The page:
News of Sakineh

09/07/2010 11:49 am ET | Updated May 25, 2011

No more direct news of Sakineh. Since her so-called confession, broadcast on television in mid-August, she has been in solitary confinement, in secret, with no contact with the outside world, no contact with her attorney, without visits from her family.

Threatened with stoning--and alone. The sentence hanging over her head, to be executed at any moment--and alone. Happy are those who, calm and filled with the confidence of strong minds, feel capable of telling us that the threat is past, that the Iranians will no longer dare, that there will be no execution. Her former attorney, Mostafaei, knows no such thing. Nor does her new attorney, Houtan Khian. Armin Arefi and I, at Le Règle du Jeu, are in the dark as well. Only one thing, in fact, is sure. The stoning has been suspended, not canceled. And our friends, the Iranian bloggers and human rights activists with whom we are in contact in Tehran, with whom we exchange information, all agree on one point: the evening of Friday, September 10th, the hour of the end of Ramadan, will be the hour of all dangers--starting at that hour, the worst will be, at any instant, possible.

News of Sakineh. Her son, Sajjad, is my source. His voice over the phone is deeply moving. His combat, as he describes it, is nothing short of tragic. This boy has lost his father, who was assassinated. He is trying to save his mother, accused of having been involved in this assassination. He himself, by speaking with me and wishing to have this conversation passed on by the international press, is obviously taking all kinds of risks. But for him, it's very clear. His mother is innocent. Absolutely and totally innocent. He did not have to "pardon" her, as all too hurried journalists reported, because she has committed no crime. He explains that the charges against her are so trumped up, so absurd, he does not even have to "defend" her. He is just a boy of 22, a ticket taker on the buses of Tabriz, the city where his mother awaits execution, who tells how, today, the very day of our conversation, the Iranian judges have gone so far as to break in to her attorney's office to steal the court case file so they will then be able to tamper and fiddle with it as suits them.

News of Sakineh. This time, it is Armine Arefi who speaks with Sajjad and then to the lawyer, Houtan Khian, and we at La Règle du Jeu, who spread their news. Sakineh seems to have been sentenced anew to 99 lashes. The whipping seems to have taken place at the beginning of last week, probably August 30th or 31st. Two of her fellow inmates, condemned to lighter sentences and released on Friday, September 3rd, testified to that effect before the act (the sentencing, and then the execution) was confirmed, respectively, by the judge at Tabriz prison and by a court employee. And why this new monstrosity? Because of a sordid story of a photo published in the British press of her, Sakineh, veil-less and bare-faced, which would be, in and of itself, an offense to Sharia law. I say a sordid story, for it is by no means certain that the photo is of her. Her son, Sajjad, is adamant and insists that it is not she in the photo. But such is this justice that one would qualify as grotesque were it not, first and foremost, barbarian. If it is not you, then it must be your sister. The lash, then, before the stones; the bloody, lacerated, mangled body before the face reduced to a pulp. The entire machine of State, the whole fanatic horde unleashed at the heels of this young Azeri of 43, nearly illiterate and, against her own will, fast becoming a symbol.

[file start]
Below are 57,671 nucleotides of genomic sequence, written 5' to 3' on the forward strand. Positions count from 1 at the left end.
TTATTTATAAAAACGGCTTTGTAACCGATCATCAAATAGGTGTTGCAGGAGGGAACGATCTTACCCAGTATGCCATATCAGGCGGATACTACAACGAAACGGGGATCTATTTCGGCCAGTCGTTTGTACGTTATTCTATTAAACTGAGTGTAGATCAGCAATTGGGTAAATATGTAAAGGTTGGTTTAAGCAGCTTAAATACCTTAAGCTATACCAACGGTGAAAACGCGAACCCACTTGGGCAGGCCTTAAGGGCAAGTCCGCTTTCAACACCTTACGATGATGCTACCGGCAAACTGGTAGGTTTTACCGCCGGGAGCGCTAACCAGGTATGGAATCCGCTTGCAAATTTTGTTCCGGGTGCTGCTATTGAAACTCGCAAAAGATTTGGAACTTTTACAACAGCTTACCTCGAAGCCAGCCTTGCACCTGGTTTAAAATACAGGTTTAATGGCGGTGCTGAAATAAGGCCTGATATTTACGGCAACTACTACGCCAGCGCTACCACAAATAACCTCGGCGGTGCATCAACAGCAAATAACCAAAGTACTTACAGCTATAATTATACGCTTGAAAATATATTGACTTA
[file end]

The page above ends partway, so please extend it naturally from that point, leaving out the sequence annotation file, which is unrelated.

News of Sakineh. The wave of support that swells. The anger, the impotent rage, the horror in an increasing number of minds and hearts. Sajjad had written to Federico Lombardi, at the Secretariat of State of the Vatican. Following Nicolas Sarkozy's declaration that Sakineh Mohammadi Ashtiani is France's responsibility, I had issued an appeal to Spanish public opinion in the daily El Pais. Today, September 6th, the Vatican's "divisions" enter the battle. Spain has taken a stand at the highest level. In the United States, thanks, in particular, to the Huffington Post, the movement has spread to all sectors of opinion. And the petition of La Règle du Jeu has attracted nearly 100,000 signatures. What good is a petition? And are stones soluble in the ink of proper nouns? No, obviously. But Sakineh has nothing else. Sakineh has only the insurgent consciences of men and women of free countries to help her. Her son says it over and over again, "Without you, without these names, without these tens of thousands of net surfers who click on their PCs to express their solidarity, my mother would already be dead."

News of Sakineh. My friend Bernard Kouchner* who hasn't changed all that much despite his ministerial functions, receives Mohammad Mostafaei, Sakineh's former attorney, whom I accompany. He reiterates France's commitment. He stresses the fact that, like Sarkozy, he will make the case of this young woman a personal affair. He asks questions, gathers information, enters into the details, tries fervently to understand: how to act? who to approach? Who, in fact, has the power to grant a pardon? How many times did he, Mostafaei, obtain pardons, before his forced exile? Answer: only the Supreme Guide, the Ayatollah Khamenei, has the power to grant a pardon. Answer: in the past six years, he, Mostafaei, has obtained ten pardons (and, apparently, three adamant refusals). We must save Sakineh. We must, by maintaining the pressure, even stepping it up, obtain clemency for Sakineh.

*Bernard Kouchner is France's Minister of Foreign Affairs.